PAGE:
After 12 months on Penn's Landing, SugarHouse's results have been mixed: Table games have been a huge hit, slots less so. (Pennsylvania taxes table-games revenue at 16 percent vs. 55 percent on slots revenue.) The casino ranked eighth in the state for gross gambling revenue, significantly below Parx (first, $474.5 million) and Harrah's Chester (third, $348.5 million).
For table games, SugarHouse ranked as high as No. 3 in June among Pennsylvania's 10 casinos, though it had the fewest tables. It has since increased them to 53 from 43 by reconfiguring the casino floor and taking out tables from its only sit-down restaurant.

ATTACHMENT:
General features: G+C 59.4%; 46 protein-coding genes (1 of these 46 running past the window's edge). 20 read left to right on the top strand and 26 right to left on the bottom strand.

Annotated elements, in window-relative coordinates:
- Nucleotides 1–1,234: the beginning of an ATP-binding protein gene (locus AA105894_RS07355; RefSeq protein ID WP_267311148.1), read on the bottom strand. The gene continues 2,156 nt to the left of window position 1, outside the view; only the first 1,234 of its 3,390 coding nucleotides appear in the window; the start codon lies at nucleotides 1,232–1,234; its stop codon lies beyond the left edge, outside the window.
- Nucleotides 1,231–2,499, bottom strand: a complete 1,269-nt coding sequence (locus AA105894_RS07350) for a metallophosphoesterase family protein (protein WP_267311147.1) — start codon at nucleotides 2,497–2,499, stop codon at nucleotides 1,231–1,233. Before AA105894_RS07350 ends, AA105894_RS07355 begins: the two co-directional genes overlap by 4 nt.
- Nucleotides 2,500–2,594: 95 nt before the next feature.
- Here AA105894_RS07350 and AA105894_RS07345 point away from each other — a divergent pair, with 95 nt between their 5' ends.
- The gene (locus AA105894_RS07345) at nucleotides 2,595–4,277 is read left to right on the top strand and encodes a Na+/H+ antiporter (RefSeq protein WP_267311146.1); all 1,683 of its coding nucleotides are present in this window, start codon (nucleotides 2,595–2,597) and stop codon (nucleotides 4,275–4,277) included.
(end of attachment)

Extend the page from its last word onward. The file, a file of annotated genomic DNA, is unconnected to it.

Though the statewide average for win per table per day was $2,300 last month, it was nearly double that at SugarHouse, $4,300. The popularity of poker, blackjack, and other table games was evident Thursday afternoon, when nearly every table was packed. Lines are common on weekends.
"The business has performed wonderfully," said SugarHouse general manager Wendy Hamilton. "Listen, we're a small casino, but we've been the top casino in win per table in the state and win per slot machine" - average $305 per machine per day.
But gross slots revenue, from which the state derives most of its gaming-tax dollars, was not as good. For each of the last three months, SugarHouse placed ninth with 1,600 slots, for an average of $3 million a week. It finished just ahead of Mount Airy Casino Resort in the Poconos, which was last all three months.